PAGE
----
If a counselor becomes biased, he or she may misdiagnose or provide an improper intervention, and therefore reduce work efficiency; which means, according to the client’s perspective, the counselor will lose customers and destroy the career life. From the counselor’s perspective, improper work would not offer a chance for improvement, but it would increase incompetence. For a counselor to avoid the menace of bias, he or she should first recognize it as it would allow one to correct that mistake actively. Again, the counselor can use the double-blind studies method to ensure no bias exists as they would not know the client physically.
The Native Americans receive special privileges and benefits from the government, such as educational benefits with reduced tuition fees as well as the Pell grant. The government treats them similarly to the war veterans and the disabled. However, the strategy that should be used here to reduce this stereotype is conducting much research to determine the validity and reasons for these claims. Currently, the available details state that these benefits to the Native Americans are legal as compensation for the land cessation.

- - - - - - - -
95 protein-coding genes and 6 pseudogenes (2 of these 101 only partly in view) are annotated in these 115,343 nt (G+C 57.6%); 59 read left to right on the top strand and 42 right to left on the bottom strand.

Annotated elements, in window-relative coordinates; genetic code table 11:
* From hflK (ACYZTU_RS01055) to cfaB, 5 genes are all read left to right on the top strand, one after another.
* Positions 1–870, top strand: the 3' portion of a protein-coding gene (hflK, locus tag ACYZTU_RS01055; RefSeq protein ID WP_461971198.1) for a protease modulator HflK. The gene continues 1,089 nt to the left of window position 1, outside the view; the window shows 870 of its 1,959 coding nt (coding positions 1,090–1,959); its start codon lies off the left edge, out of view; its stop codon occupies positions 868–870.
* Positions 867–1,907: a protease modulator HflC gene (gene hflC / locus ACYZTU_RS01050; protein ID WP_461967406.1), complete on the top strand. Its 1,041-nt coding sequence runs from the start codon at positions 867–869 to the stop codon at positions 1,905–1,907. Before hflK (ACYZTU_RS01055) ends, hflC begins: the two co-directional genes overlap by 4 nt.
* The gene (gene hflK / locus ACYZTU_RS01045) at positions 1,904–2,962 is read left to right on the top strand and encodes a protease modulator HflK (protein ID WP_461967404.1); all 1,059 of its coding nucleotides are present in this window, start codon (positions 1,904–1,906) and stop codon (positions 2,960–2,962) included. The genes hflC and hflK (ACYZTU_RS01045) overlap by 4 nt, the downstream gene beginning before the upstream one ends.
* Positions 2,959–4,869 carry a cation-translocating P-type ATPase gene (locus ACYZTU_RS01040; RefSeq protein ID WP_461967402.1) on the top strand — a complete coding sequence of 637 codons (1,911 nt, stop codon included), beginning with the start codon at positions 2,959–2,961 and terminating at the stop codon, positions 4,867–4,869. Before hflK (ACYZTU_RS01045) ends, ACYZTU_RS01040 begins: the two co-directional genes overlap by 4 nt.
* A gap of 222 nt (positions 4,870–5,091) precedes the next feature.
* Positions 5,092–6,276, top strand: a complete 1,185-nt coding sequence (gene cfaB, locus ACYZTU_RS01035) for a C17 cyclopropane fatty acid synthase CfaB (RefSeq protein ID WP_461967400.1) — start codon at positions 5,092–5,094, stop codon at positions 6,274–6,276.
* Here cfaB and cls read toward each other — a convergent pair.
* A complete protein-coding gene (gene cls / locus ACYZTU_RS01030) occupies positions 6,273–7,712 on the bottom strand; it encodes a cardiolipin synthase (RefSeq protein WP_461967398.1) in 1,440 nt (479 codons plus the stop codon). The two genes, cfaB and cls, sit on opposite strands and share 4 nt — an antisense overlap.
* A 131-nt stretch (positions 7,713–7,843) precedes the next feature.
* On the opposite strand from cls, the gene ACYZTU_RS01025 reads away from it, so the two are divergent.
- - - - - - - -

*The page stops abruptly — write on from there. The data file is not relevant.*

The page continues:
The Native American society suffers harmful misconceptions, and offenders pass these negatives believes to generations. Nevertheless, the adverse assumptions and bias have played a significant role in affecting mental health as well as making it difficult to acquire a stable job outside their society.
Robertson, D. L. (2015). Invisibility in the Color-Blind Era. American Indian Quarterly, 39(2), 113-153
Cunningham, C.K. Solomon, T.A, & Muramoto, M.L. (2016). Alcohol use among Native Americans compared to whites: Examining the veracity of the ‘Native American elevated alcohol consumption’ belief. Drug and Alcohol Dependence, 160, 65-75. DOI: https://doi.org/10.1016/j.drugalcdep.2015.12.015
Zunker, V. G. (2016). Career counselling: A holistic approach (9th ed.). Boston, MA: Cengage Learning. ISBN: 9781305087286.
Qureshi, F. (2016). Native Americans: Negative impacts of media portrayals, stereotypes. https://journalistsresource.org/studies/society/race-society/native-americans-media-stereotype-redskins
Sue, D. W. (2016). Counseling the culturally diverse: Theory and practice (7th ed.).